Federal Resources Minister Madeleine King yesterday handed Australia’s fossil fuel industry two significant wins.
The minister announced oil and gas exploration will be allowed at ten new Australian ocean sites – comprising almost 47,000 square kilometres. And she approved two new offshore greenhouse gas storage areas off Western Australia and the Northern Territory, to explore the potential of “carbon capture and storage” (CCS) technology.
The minister said the new oil and gas permits will bolster energy security in Australia and beyond, and ultimately aid the transition to renewables. King also said controversial carbon-capture and storage was necessary to meet Australia’s net-zero emissions targets.
The world’s energy market is going through a period of disruption, largely due to Russian sanctions and the Ukrainian war. But expanding carbon-intensive fossil fuel projects is flawed reasoning that will lead to greater global insecurity.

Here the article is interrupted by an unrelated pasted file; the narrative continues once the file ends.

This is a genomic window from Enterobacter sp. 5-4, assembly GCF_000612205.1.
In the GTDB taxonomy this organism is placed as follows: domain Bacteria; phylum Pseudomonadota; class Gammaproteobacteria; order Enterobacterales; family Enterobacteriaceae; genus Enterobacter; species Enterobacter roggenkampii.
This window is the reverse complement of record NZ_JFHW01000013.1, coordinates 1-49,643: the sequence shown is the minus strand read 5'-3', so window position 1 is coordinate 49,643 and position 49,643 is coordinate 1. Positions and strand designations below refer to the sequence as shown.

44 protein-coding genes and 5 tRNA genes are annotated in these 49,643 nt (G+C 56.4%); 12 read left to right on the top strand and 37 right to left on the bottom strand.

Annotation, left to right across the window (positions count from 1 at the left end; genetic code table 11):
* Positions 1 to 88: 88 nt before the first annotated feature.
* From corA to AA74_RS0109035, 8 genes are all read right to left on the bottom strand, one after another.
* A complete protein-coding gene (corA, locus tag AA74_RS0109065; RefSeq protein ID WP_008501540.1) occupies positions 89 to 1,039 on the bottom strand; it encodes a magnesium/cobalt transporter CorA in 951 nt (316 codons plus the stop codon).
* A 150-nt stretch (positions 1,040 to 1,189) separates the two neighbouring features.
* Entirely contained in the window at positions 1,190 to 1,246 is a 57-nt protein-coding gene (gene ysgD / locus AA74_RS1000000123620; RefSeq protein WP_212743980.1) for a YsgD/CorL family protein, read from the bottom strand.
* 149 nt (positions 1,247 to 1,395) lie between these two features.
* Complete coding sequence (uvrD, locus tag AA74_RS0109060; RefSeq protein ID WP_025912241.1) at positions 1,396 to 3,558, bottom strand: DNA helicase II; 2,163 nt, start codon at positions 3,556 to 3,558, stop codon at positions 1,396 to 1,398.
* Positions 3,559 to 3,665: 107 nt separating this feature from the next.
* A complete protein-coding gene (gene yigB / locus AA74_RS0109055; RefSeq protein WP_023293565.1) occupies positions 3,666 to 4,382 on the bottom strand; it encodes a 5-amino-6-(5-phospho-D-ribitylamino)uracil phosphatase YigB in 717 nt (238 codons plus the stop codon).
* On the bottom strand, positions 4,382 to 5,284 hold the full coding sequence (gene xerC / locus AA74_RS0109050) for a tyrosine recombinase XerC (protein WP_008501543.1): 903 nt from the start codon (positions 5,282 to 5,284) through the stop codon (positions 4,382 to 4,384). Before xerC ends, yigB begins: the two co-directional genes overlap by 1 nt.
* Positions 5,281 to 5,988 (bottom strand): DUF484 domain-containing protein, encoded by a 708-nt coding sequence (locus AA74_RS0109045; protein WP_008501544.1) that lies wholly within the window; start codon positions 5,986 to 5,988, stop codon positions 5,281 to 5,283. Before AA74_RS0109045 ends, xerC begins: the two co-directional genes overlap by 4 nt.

Research shows 90% of coal and 60% of oil and gas reserves must stay in the ground if we’re to have half a chance of limiting global warming to 1.5℃ this century.
The new sites for offshore gas and oil exploration comprise ten areas off the coasts of the NT, WA, Victoria, and the Ashmore and Cartier Islands. King’s announcement came at a resources conference in Darwin, where she said:
Gas enables greater use of renewables domestically by providing energy security. Australian [liquefied natural gas] is also a force for regional energy security and helps our trading partners meet their own decarbonisation goals.
First, Australia exports nearly 90% of domestically produced gas and lacks robust export controls to moderate this. Without these controls, increasing domestic production will not improve Australia’s energy security.
Second, gas can only enable greater use of renewables domestically and provide energy security where it is “decarbonised” through the use of carbon-capture and storage. If it isn’t decarbonised, using gas undermines energy security by risking further global warming.
However the deployment of CCS technology is complex, expensive and faces many barriers. To date it has a history of over-promising and under-delivering.